Woman Living With MS for 36 Years Shares Secret to a Happy, Active Life
White Plains Hospital
May 13, 2019
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With the help of her doctors, Celina Reyes-Levine (shown in pink) refuses to let this often debilitating chronic disease slow her down.
When Celina Reyes-Levine’s son, Alexander, was just four months old, she was diagnosed with multiple sclerosis, a disabling disease of the central nervous systems that disrupts information in the brain, and between the brain and the body.
It could not have happened at a worse time. MS stops you from moving, and that’s the last thing she needed while trying to manage an active toddler. She was also still in college, trying to complete her social work degree.
“There are many pieces to the puzzle of MS, and self-care involves caring for each piece,” said Reyes-Levine at the National Multiple Sclerosis Society Women on the Move Luncheon on May 8 at Tappan Hill Mansion in Tarrytown, where White Plains Hospital President and CEO Susan Fox was the event’s Honoree.
Reyes-Levine said that maintaining a positive attitude is key, along with faith in God, eating right, getting lots of physical activity and the support of her family, friends and doctor. “You too can have a happy, fulfulling life in the face of MS and other chronic diseases if you take care of every piece so you can feel whole.”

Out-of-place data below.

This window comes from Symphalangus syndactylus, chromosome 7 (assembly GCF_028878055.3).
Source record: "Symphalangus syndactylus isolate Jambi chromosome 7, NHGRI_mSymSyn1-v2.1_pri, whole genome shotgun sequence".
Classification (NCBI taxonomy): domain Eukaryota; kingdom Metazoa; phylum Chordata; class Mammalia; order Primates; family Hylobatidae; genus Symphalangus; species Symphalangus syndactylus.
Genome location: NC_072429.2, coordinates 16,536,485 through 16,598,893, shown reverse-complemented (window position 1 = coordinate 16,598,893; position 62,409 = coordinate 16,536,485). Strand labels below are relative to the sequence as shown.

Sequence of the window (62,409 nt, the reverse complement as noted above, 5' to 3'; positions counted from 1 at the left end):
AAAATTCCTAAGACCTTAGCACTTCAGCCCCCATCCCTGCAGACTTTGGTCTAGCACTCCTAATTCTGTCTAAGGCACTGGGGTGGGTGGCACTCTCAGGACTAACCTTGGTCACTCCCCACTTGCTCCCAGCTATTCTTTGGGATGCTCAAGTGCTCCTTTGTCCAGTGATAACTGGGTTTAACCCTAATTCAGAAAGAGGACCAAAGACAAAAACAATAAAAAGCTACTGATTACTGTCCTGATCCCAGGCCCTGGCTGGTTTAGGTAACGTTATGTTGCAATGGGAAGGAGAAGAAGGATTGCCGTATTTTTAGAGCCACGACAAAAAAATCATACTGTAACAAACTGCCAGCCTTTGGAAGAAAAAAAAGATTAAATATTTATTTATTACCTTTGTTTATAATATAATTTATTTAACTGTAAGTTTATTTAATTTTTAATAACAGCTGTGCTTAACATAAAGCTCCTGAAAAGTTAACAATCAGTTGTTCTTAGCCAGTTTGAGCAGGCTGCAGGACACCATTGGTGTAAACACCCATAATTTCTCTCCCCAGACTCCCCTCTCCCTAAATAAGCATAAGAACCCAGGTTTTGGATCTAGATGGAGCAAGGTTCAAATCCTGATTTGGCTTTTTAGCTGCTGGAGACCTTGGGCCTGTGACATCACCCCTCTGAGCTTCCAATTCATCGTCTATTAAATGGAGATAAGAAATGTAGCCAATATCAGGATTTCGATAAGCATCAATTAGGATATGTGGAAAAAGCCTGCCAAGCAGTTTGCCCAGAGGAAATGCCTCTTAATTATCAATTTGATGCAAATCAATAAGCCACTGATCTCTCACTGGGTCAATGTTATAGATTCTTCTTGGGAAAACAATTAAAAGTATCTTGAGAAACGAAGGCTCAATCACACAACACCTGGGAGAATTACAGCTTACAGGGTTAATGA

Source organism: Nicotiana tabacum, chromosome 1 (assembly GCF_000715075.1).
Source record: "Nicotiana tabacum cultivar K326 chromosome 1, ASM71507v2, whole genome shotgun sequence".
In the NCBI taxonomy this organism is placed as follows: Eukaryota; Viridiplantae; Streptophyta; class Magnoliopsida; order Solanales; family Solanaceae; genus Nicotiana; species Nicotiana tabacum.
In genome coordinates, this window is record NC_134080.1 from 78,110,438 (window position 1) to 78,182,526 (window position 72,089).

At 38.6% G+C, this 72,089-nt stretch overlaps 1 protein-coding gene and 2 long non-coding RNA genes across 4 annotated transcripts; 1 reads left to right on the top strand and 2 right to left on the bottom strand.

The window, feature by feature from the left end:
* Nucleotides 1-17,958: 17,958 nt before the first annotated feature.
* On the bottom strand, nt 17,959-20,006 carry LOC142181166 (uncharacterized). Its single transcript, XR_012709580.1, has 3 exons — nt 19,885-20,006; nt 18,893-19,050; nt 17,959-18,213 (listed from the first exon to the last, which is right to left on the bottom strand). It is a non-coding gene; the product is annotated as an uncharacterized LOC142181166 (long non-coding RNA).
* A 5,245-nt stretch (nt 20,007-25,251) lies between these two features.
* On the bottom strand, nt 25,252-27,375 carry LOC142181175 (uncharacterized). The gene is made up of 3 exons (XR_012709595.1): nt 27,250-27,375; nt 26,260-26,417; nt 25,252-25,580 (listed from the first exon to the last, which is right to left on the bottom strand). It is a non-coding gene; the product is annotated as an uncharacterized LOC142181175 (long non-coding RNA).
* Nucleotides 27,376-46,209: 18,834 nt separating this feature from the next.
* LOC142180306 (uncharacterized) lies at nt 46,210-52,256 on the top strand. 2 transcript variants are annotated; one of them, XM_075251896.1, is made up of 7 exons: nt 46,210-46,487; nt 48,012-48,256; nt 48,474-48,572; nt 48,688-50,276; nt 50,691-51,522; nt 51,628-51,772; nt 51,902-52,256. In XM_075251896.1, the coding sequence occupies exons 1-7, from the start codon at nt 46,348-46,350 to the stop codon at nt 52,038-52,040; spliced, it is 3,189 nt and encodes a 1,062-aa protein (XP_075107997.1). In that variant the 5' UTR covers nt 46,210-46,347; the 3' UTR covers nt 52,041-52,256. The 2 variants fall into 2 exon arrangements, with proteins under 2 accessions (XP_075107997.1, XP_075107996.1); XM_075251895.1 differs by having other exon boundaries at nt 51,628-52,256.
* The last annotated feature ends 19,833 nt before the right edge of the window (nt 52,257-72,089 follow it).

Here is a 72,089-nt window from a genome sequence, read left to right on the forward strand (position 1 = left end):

White Plains Hospital has the only comprehensive MS Center in Westchester County, located in the Armonk outpatient center. Reyes-Levine is a patient there, under the care of Dr. Ute Traugott.
She is one of the nearly 1 million people in the US -- an estimated 2,000 of those in Westchester County -- who are living with MS. Most of them women who are diagnosed between the ages of 20 and 50.
While MS is a debilitating disease, and an incurable one, the good news is that in the last 25 years there have been major advances in treatment, Fox explained. And, just two years ago this month, the first treatment for “primary progressive MS” became available. This is a life-changing breakthrough for people with that form of the illness, she said.
Since her initial diagnosis 36 years ago, Reyes-Levine has cultivated a successful and meaningful career in psychotherapy. Her doctors describe her as resilient and determined to live her best life. And she’s shown that it is indeed possible, having nurtured a rewarding personal life as a mother, wife, daughter, church parishioner and talented cook. She’s also an outstanding salsa dancer, proving that with the right doctors and treatment, people with MS can continue to move joyfully through life without obstacles.
To find out more about our Multiple Sclerosis Services or to make an appointment at the MS Center, call (914) 681-1126.
Tags: chronic disease
, multiple sclerosis